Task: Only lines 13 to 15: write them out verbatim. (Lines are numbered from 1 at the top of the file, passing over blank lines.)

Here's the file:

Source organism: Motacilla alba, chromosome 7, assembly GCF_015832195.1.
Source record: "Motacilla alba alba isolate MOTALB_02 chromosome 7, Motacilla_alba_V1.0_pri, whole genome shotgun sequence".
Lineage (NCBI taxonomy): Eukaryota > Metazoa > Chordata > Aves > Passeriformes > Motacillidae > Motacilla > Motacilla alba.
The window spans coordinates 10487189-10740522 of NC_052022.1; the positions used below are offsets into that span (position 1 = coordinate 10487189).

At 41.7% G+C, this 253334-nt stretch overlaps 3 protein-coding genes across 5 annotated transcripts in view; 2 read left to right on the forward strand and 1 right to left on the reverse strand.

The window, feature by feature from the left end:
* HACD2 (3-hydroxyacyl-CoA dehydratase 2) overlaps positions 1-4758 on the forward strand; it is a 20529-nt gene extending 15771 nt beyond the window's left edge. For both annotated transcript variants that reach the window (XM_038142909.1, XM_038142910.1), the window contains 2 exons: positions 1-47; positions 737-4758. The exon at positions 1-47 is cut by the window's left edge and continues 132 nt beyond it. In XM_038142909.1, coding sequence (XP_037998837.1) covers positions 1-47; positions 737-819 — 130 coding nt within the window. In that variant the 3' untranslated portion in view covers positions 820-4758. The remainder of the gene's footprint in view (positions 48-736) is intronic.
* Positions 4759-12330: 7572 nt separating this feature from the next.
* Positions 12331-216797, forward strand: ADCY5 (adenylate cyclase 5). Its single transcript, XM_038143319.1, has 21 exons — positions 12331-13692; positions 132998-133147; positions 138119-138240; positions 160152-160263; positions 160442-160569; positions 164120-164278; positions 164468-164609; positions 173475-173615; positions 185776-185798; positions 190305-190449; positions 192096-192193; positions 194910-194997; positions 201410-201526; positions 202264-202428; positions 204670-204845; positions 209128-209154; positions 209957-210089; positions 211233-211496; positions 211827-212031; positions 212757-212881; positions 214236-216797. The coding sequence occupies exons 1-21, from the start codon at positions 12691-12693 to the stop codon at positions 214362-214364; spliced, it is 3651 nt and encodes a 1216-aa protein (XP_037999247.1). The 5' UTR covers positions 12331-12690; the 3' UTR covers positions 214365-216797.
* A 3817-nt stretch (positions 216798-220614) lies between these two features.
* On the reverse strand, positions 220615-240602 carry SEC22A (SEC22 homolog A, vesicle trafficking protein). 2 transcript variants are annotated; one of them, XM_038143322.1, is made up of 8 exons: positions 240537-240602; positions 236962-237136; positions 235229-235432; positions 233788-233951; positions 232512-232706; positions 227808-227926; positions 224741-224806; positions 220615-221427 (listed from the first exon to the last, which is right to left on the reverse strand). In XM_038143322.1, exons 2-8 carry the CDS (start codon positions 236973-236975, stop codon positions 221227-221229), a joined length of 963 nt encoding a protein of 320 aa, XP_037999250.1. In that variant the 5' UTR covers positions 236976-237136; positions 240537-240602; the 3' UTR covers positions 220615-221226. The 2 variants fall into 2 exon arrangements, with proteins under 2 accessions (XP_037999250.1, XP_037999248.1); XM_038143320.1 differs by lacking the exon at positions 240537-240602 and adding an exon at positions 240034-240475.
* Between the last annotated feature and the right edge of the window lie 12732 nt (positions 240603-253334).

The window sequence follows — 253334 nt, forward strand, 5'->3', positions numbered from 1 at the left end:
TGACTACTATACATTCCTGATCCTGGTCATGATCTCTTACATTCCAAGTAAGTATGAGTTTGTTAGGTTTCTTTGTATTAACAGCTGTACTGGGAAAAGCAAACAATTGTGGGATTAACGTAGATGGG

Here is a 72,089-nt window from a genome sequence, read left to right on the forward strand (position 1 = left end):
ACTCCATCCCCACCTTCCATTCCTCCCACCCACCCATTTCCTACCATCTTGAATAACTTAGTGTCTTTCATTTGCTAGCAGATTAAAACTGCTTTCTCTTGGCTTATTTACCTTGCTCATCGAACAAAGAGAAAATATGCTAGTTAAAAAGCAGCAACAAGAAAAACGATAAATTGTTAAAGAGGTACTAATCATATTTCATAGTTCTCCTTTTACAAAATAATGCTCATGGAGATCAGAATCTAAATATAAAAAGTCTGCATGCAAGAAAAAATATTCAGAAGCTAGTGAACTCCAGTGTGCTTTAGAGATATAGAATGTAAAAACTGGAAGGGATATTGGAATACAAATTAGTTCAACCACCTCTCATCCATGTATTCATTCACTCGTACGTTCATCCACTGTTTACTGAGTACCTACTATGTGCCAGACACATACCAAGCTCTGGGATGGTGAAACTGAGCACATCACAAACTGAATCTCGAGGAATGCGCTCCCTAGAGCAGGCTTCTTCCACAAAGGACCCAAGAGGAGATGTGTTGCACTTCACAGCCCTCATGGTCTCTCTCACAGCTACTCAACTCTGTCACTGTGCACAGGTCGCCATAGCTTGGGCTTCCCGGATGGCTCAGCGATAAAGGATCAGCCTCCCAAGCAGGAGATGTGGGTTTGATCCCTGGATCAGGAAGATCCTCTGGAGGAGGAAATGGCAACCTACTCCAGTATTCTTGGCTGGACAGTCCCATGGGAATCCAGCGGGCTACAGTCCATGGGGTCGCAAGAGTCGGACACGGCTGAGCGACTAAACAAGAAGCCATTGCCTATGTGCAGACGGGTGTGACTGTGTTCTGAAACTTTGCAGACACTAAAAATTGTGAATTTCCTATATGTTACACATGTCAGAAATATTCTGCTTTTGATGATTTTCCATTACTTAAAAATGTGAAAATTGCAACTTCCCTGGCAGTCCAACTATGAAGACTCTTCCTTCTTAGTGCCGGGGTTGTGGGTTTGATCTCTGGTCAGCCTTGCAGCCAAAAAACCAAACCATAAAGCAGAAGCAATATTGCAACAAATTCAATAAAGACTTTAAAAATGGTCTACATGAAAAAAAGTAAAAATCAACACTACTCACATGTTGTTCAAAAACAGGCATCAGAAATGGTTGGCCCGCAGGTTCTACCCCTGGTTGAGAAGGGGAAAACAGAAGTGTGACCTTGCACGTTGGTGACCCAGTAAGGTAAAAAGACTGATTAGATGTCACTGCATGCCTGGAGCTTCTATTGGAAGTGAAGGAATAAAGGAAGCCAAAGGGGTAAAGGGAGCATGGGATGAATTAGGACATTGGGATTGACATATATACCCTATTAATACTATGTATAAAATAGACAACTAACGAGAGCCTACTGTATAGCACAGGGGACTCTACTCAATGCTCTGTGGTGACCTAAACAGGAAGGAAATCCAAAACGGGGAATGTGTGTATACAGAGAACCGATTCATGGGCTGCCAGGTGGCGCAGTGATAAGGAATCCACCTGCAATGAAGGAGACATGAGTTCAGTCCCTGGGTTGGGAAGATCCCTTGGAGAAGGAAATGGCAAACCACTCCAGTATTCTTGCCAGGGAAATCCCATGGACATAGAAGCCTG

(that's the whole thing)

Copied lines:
The window sequence follows — 253334 nt, forward strand, 5'->3', positions numbered from 1 at the left end:
TGACTACTATACATTCCTGATCCTGGTCATGATCTCTTACATTCCAAGTAAGTATGAGTTTGTTAGGTTTCTTTGTATTAACAGCTGTACTGGGAAAAGCAAACAATTGTGGGATTAACGTAGATGGG

Here is a 72,089-nt window from a genome sequence, read left to right on the forward strand (position 1 = left end):